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Textbook Festival celebrated across country

  • Published at 09:05 am January 2nd, 2017
Textbook Festival celebrated across country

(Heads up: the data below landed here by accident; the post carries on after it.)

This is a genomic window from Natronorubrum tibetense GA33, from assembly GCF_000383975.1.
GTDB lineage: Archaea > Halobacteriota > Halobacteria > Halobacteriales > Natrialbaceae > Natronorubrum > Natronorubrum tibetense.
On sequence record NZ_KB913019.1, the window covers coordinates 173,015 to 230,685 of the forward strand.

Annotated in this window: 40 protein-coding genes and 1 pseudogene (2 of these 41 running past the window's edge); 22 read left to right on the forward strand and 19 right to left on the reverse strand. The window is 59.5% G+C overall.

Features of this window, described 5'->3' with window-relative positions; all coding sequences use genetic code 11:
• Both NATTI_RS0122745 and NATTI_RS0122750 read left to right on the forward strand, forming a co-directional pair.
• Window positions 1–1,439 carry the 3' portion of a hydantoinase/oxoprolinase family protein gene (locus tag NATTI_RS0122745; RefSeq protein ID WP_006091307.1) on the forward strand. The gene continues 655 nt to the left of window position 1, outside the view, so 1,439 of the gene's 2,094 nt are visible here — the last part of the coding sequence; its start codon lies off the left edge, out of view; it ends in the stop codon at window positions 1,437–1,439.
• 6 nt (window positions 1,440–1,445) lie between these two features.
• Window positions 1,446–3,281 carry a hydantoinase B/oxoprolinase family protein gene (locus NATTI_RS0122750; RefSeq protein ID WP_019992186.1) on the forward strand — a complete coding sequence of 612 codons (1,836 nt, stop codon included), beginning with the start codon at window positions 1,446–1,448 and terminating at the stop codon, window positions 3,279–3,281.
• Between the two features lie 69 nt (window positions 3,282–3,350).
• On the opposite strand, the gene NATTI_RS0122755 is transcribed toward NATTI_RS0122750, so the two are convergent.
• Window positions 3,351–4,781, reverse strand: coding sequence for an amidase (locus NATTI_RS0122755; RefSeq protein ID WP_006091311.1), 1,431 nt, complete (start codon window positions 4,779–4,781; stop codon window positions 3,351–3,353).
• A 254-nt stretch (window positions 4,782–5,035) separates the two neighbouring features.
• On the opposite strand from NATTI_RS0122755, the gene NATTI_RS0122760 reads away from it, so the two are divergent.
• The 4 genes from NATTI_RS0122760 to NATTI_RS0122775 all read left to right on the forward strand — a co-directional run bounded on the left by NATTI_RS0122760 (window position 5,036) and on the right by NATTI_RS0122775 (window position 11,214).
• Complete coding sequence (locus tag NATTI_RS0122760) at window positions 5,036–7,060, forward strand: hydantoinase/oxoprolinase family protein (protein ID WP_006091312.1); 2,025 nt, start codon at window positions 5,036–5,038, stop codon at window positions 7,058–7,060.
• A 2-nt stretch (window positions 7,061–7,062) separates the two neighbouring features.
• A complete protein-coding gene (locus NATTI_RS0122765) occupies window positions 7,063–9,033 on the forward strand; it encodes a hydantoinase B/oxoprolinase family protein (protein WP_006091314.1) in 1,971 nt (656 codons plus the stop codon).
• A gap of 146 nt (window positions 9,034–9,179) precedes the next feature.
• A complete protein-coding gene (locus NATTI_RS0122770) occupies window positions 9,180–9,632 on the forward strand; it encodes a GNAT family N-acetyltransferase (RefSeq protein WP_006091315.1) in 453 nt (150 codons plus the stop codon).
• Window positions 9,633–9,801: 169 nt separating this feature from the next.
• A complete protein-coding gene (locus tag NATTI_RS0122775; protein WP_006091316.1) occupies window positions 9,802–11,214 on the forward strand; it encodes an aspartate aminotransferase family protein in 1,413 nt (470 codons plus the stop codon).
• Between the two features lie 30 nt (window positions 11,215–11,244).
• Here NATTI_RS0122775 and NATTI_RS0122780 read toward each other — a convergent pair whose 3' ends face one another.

“I love getting new books, I love the smell of new books,” said a third grader Hasnat from Government Laboratory School while attending the festival at a venue in Dhaka. Education Minister Nurul Islam Nahid inaugurated the festival centrally from Dhaka’s Azimpur Government School and College premises in the morning. Although NCTB officials claimed textbooks already reached to upazila levels, our correspondents from seven districts reported about delay in distribution of textbooks. The festival organised by NCTB at every upazilas of the country celebrates two colours: red and green. While the minister draped red and green scarf, the students wore caps of the same colours. Teachers and parents also joined the festival. At the event, Nahid said: “Last year, over 33,000 million books were distributed. This year 36,210 million free textbooks have been distributed among more than 42.6 million pre-primary, primary, secondary, ebtedayee, dakhil, dakhil vocational and SSC vocational students.” He said to increase the quality of education is now a challenge. For this, various methods have been undertaken in examinations. The new generation will uphold the legacy of Bangladesh. The country needs to develop children in proper manner. Finance Minister AMA Muhith also distributed textbooks among students at another venue at Dhaka University central playground. Delay in distribution Meanwhile, our correspondents from Narayangaj, Khagrachhari, Rangamati, Joypurhat, Barisal, Rajshahi and Bogra districts report, students are yet to get all books. In most cases, half of the required books reached to district and grassroots level distributors. Narayanganj District Secondary Education Officer Benzir Ahmed said: “We could not distribute full set of books, but we will give the rest books within this week.” NCTB official Ratan Siddique categorically denied the allegation while asked, saying: “We have delivered hundred percent textbooks to upazila levels according to the demand of the student ratio. Now, it is the responsibility of the school authorities and concerned persons to distribute textbooks to the students.” He said: “There are schools that distribute books after the student pay admission fees. Hence, all the students might not receive books on the textbook festival day, which is on January 1.” In reply to a query over allegations that few indigenous communities did not receive textbooks in mother tongue yet, Ratan said: “There are remote areas having schools with four to six students. So, it might happen that the local authorities could not deliver on January 1; since it is the first time textbooks in mother tongue are being distributed to indigenous communities.”